My first open source contribution

Screen cap of the app in development

I’ve been spending so much time gaining skillz over the last 7 months, that I was really excited for a chance to give back. I selected Double H Ranch, a Ruby for Good project, as my target.

It took me a long time to settle on what I wanted to work on. There are so many opportunities, and the range of different issues is immense! I finally settled on the project/issue I did because I though it was a great balance of challenge, but also something that was only slightly outside my reach, as I had many other things to focus on this mod.

My task was to add update and delete functionality for a user’s own posts. Simple enough, right? Where it got more complicated was in setting up the project locally.

It didn’t take long to get the app down and running in development, but when I went to start working with Posts — uh oh. The app uses Paperclip and AWS S3 to store photos, which is required for each Post. I was therefore unable to successfully create a Post before figuring out how to set up permissions for myself! I couldn’t very well test and implement a feature where I was supposed to update and delete something if I couldn’t even create it.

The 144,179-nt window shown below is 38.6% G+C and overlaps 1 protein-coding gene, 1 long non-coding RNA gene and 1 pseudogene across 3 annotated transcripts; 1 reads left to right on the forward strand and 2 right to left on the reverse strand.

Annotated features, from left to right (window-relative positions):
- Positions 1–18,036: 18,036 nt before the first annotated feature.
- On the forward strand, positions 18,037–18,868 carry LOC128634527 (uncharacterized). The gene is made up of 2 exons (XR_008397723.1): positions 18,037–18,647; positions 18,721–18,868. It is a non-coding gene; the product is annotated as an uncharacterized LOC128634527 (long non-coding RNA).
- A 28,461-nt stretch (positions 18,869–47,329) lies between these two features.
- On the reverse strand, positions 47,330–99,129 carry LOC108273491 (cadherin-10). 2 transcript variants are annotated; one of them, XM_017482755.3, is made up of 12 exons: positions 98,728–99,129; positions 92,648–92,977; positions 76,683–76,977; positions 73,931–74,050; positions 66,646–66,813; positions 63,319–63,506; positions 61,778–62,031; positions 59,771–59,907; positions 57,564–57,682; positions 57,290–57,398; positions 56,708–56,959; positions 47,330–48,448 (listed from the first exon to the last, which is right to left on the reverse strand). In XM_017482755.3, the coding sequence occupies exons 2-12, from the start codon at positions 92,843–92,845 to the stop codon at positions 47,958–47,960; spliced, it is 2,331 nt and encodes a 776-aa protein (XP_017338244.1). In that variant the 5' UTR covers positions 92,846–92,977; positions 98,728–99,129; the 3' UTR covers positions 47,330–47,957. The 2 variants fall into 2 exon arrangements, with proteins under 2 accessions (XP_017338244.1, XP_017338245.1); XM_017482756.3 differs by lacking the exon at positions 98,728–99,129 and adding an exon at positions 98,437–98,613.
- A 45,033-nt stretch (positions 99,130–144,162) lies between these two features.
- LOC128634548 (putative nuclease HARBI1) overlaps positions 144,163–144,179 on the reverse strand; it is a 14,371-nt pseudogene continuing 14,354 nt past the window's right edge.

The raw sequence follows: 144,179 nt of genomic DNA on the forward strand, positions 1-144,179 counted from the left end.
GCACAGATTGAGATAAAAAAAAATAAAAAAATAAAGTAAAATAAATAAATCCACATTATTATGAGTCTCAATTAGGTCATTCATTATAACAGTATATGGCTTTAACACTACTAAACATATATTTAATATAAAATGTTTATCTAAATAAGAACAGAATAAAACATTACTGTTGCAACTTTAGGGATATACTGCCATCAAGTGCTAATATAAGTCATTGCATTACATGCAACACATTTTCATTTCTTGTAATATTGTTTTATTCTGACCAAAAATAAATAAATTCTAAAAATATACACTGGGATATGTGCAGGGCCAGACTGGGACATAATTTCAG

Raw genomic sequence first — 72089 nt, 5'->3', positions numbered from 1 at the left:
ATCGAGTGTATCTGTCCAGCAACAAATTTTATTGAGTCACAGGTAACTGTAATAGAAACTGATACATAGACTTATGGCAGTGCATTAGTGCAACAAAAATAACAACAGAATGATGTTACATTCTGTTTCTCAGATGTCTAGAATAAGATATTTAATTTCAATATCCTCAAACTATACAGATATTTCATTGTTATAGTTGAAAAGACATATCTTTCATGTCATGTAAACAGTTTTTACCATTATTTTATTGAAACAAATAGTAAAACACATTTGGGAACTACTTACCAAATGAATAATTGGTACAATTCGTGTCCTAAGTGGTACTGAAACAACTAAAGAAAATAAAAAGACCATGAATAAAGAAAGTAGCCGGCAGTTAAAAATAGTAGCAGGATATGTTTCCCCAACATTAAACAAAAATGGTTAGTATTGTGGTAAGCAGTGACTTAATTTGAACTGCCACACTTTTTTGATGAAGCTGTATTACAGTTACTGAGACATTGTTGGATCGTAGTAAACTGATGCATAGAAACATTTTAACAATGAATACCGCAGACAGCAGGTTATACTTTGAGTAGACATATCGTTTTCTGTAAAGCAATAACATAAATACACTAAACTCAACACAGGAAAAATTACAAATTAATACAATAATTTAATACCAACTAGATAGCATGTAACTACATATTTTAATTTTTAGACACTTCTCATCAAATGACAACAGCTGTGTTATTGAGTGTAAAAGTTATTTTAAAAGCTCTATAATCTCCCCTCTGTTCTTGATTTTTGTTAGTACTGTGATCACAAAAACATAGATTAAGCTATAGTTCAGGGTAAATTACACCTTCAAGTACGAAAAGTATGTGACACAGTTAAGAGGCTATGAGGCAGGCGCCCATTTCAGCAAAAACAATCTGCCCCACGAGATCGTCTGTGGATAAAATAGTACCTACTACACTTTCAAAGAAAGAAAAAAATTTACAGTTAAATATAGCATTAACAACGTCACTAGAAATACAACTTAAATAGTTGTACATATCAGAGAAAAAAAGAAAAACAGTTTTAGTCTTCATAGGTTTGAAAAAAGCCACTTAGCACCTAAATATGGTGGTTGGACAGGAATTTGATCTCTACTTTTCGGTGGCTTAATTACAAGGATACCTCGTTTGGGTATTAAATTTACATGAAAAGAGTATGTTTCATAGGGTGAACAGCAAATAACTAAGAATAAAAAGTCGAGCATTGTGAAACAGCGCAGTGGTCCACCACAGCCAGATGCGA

I asked the organizers initially, and they pointed out that they were using dotenv rather than Figaro — this was a nudge in the right direction, as after that I had only to go set up my own AWS bucket and user to get it working.

The other challenge was testing. When I initially cloned down the repo, there were just three controller tests. I didn’t particularly want to Wild West it on my first contribution, so I knew I had to get that set up. However, in trying to run RSpec with Capybara, I kept getting the same error, that made it appear I was doing something wrong, though I was pretty sure I wasn’t. By a stroke of luck, Craig, a friend and cohort-mate, had been working on the same project, and had fought the beast that was setting up testing for this project, which involved configuration helpers from both Devise and Warden. In the open-source spirit, he helped me get set up, and I was fairly quickly able to work on my chosen feature.

Overall, it was a great experience, and I look forward to doing it again!